An update on Managed Long Term Services and Supports (MLTSS)

June 12, 2019

Millions of Michigan residents need long-term care services because of the disabling conditions of chronic illnesses. Programs like Managed Long Term Services and Supports (MLTSS) meet the needs of those individuals and families through capitated Medicaid managed care programs. Some critics are suggesting MLTSS is the wrong approach for Michigan while trying to draw negative outcome conclusions that don’t exist. On the contrary, national research has found positive outcomes supporting goals of MLTSS such as rebalancing LTSS institutional care to community-based care, improving member experience, quality of life and health outcomes, eliminating waiver waitlists, improving access, budget predictability and managing costs. 

Michigan’s current landscape does not fare well for LTSS, according to Across the States 2018 published by the AARP Public Policy Institute Michigan ranks 29th in the nation in the percent of LTSS spent on home and community-based services (HCBS) for older individuals and adults with disabilities. According to the CHRT analysis of Michigan Medicaid Long Term Services and Supports, individuals receiving LTSS made up 5 percent of Medicaid enrollment while accounting for 23 percent of Medicaid expenditures. In addition, Michigan ranks 45th in the country on the percentage of dollars spent on HCBS versus nursing facility care based on FY16 data analysis by IBM Watson Health. 

Additionally, there is still a waitlist of approximately 3,500 individuals for the MI Choice program placing these individuals at risk of institutionalization. According to stakeholder interviews and focus groups conducted by CHRT and Public Sector Consultants (PSC), accessing the MI Choice Waiver is “difficult or becoming more difficult” and the waiver cannot serve everyone who is eligible and needs waiver services.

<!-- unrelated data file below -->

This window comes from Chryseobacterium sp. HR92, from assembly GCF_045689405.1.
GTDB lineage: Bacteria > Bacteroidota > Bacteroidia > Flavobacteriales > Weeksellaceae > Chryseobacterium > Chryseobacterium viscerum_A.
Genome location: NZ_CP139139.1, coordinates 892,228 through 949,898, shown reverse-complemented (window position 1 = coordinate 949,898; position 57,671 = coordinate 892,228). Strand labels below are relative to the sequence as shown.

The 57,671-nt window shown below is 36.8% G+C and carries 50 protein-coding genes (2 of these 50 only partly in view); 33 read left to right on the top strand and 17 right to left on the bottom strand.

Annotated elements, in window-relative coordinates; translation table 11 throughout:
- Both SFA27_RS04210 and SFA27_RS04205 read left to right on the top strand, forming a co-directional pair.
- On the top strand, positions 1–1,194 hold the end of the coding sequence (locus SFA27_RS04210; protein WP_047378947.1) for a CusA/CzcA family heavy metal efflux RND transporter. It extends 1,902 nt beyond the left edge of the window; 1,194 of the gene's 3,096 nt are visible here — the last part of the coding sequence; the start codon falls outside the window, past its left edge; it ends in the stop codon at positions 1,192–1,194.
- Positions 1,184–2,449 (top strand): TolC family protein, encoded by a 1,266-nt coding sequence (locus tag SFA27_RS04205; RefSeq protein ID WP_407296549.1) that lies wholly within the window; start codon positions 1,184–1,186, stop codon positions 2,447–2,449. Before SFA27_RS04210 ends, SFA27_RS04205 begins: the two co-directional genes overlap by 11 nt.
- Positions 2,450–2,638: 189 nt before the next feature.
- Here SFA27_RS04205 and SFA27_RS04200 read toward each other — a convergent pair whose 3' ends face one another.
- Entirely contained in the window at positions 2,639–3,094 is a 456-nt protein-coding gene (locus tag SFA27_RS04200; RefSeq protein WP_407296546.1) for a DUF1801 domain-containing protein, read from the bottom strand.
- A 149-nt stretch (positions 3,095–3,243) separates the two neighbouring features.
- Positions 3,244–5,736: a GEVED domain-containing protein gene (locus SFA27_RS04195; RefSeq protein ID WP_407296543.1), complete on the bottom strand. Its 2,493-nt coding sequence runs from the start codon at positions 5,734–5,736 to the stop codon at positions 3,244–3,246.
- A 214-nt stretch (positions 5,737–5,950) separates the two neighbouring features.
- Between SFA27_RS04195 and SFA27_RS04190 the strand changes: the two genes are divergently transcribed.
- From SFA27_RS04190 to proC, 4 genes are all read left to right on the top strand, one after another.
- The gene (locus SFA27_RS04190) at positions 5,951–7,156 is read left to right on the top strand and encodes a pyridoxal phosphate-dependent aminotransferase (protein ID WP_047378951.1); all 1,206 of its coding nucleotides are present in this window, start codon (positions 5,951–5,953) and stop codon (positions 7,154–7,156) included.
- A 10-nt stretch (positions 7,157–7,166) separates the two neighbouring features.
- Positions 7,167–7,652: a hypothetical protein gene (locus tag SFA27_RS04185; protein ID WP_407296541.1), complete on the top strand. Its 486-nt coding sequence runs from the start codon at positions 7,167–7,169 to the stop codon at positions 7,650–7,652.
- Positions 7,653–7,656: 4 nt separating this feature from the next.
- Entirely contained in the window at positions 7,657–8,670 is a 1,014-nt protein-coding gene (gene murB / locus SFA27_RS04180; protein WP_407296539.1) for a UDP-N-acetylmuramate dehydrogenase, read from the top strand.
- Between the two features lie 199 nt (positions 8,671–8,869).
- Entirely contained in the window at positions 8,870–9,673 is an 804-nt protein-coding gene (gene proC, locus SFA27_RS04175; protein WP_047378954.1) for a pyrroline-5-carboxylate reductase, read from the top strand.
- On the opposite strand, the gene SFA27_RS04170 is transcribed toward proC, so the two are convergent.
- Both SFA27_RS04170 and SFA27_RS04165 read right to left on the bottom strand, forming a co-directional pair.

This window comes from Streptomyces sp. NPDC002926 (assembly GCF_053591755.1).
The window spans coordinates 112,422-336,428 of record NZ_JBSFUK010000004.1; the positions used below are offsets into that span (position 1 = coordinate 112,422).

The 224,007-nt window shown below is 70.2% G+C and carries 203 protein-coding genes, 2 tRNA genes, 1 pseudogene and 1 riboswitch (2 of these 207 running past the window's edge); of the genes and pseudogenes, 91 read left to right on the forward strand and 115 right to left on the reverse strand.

Several states have reduced or eliminated HCBS waiting lists after moving to MLTSS, through mechanisms that include:

• Increased benefit flexibility under managed care (MCOs providing value-added services not otherwise available or providing cost-effective alternatives on a case by case basis)

• A blended capitation rate for nursing facilities and HCBS that incentivizes home and community-based care and provides resources for MCOs to offer more enrollees HCBS

• Earlier identification of needs which allows earlier intervention and prevention of exacerbation that leads to more intensive LTSS needs

MI Health Link has also been attacked by the same critics, indicating that preliminary results of the program are poor. CMS has contracted with the Research Triangle Institute (RTI) for formal evaluations of the state Financial Alignment demonstrations. While there have been early evaluations of some state results, the formal evaluation of MI Health Link is not expected until 2020. However, RTI has reported results of the Quality Withhold Analysis for MI Health Link.

In order to ensure that dually eligible individuals receive high-quality care and to encourage quality improvement, both Medicare and Medicaid withheld a percentage of their portion of the capitation rate paid to each Medicare-Medicaid Plan (MMP). MMPs are eligible for repayment of the withheld amounts subject to their performance on a combination of CMS Core and State-specific quality withhold measures. MI Health Link plans earned 86 percent of the withhold in Demonstration Year 2 (2016).

In December 2018 MDHHS worked with the Center for Health and Research Transformation (CHRT), Health Policy Matters (HPM), and Public Sector Consultants (PSC) to analyze the state’s current long-term services and supports (LTSS) system and review options for expansion of managed LTSS. The research concluded that the MI Health Link program could be a logical platform to adapt for a future MLTSS program due to the infrastructure required to better integrate physical health care, behavioral health care and LTSS. The report also proposed MDHHS request a 3-year expansion of MI Health Link. 

The current fragmented LTSS system along with low ranking on the percentage of LTSS dollars spent on HCBS suggests that rebalancing in Michigan would make sense. MAHP supports efforts to implement a MLTSS program that ensures quality of life and positive outcomes to individuals and cost-savings to the State. MAHP is committed to working with the MDHHS and various stakeholders to provide input as the State moves forward with MLTSS efforts.

By Tiffany Stone, Medicaid Policy Director of MAHP